“I had big ideas, the band were so excited / The kind you’d rather not share over the phone / But now the orchestra’s got us all surrounded / And I cannot for the life of me remember how they go” sings Alex Turner on ‘Big Ideas’, the seventh track from their new album The Car.
Here is a type of melancholy new to Turner and the band. An admitted uncertainty about their direction is the concern of this song in particular but doubt and heartache, even loneliness, are the broader themes that wind through The Car’s haunting, orchestral arrangements.
Since 2018’s Tranquility Base Hotel and Casino, their sci-fi lounge pop extravaganza set in a futuristic lunar hotel, the Monkeys have broken away from AM’s universally loved hard rock to forge a new creative direction for themselves.
“I thought we were going to go in and make a rock record or something. That was the idea.” Turner told BBC Radio 1. “By the time we got to the studio at the end of that year, the feeling was like, ‘what were we on about?’”
Sonically, The Car finds the Monkeys as they re-enter the atmosphere, the lyrical insight of Tranquility Base remains but is filtered, with the exception of a distinctive Moog synthesizer, through earthly timbres such as a sweeping string section which wistfully accompanies Turner’s pensive verses.
Famed for his lyricism since the urban poetry of Whatever People Say I Am, That’s What I’m Not forced listeners to take notice, Turner has perhaps reached the zenith of his articulatory powers on The Car. It is dominated by dense metaphors and obscure cultural references to the likes of Nintendo’s City Life, Paramount’s Wonder Park and even a hypothetical LEGO adaptation of Stanley Kubrick’s unrealized Napoleon.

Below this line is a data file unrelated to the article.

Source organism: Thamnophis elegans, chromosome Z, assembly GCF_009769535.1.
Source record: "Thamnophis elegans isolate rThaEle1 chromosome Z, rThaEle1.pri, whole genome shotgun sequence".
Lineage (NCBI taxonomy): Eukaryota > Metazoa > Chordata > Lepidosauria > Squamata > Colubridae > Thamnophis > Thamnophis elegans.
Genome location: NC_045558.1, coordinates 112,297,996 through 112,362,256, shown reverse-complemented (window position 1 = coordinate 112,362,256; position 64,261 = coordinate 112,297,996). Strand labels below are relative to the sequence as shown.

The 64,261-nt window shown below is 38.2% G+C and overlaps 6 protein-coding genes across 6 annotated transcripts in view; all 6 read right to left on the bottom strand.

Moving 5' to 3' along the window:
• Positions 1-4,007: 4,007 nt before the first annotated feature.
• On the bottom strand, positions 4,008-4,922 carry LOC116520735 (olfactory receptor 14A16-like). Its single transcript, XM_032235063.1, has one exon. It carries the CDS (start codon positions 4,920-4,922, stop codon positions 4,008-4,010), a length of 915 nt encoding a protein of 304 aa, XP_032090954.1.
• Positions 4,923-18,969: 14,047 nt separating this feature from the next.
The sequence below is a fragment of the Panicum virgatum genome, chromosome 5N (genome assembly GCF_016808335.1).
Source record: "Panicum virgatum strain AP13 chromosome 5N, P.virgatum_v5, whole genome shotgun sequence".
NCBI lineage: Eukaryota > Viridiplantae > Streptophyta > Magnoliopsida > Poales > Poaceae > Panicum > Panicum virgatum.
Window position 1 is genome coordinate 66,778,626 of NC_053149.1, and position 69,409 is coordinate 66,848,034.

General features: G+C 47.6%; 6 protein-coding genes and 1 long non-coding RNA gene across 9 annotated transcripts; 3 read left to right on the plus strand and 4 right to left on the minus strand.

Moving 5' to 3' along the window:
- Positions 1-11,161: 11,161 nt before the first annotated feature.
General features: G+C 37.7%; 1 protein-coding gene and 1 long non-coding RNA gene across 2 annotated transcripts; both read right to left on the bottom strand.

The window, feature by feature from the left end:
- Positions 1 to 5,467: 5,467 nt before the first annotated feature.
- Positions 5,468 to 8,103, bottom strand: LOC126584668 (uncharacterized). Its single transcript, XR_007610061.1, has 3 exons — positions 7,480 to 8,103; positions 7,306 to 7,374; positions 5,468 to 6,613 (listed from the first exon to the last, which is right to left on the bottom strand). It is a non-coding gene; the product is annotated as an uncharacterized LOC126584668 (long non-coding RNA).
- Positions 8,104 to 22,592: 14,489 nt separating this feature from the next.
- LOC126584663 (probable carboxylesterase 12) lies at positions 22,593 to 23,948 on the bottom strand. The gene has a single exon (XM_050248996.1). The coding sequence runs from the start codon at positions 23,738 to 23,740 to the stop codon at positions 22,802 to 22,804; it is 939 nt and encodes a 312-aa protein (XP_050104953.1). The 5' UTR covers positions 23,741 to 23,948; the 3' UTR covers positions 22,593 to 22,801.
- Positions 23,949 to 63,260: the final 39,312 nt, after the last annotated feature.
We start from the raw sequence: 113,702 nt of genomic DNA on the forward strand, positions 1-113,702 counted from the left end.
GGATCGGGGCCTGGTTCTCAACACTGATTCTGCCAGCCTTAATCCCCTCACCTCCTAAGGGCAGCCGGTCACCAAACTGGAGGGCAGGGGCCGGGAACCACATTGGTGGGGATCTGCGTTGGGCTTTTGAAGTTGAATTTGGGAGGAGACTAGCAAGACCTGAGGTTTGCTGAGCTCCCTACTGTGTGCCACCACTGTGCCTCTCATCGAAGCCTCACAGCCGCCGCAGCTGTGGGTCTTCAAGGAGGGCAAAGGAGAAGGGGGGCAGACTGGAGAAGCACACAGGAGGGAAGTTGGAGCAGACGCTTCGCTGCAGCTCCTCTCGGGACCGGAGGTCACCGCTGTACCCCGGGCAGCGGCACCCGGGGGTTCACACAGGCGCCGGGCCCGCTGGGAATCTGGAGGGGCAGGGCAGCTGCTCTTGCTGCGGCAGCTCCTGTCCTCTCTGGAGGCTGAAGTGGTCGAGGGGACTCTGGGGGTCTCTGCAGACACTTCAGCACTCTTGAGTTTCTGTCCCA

Within the labyrinth of words, and almost evidenced by the often-unnavigable cantos, it becomes clear that this is a personal, distinctly introspective self-examination. Perhaps references are there to be shared and not always understood, existing as insight rather than explanation.
A pattern still emerges. As the album winds down, it becomes clear what is troubling the Arctic Monkeys – identity. As themselves and as a group, are they “dragging out a long goodbye”? Or does this extended phase of meditation make “perfect sense”?
An enigmatic, emotional puzzle of an album, The Car affirms the latter.
Article by James Wilson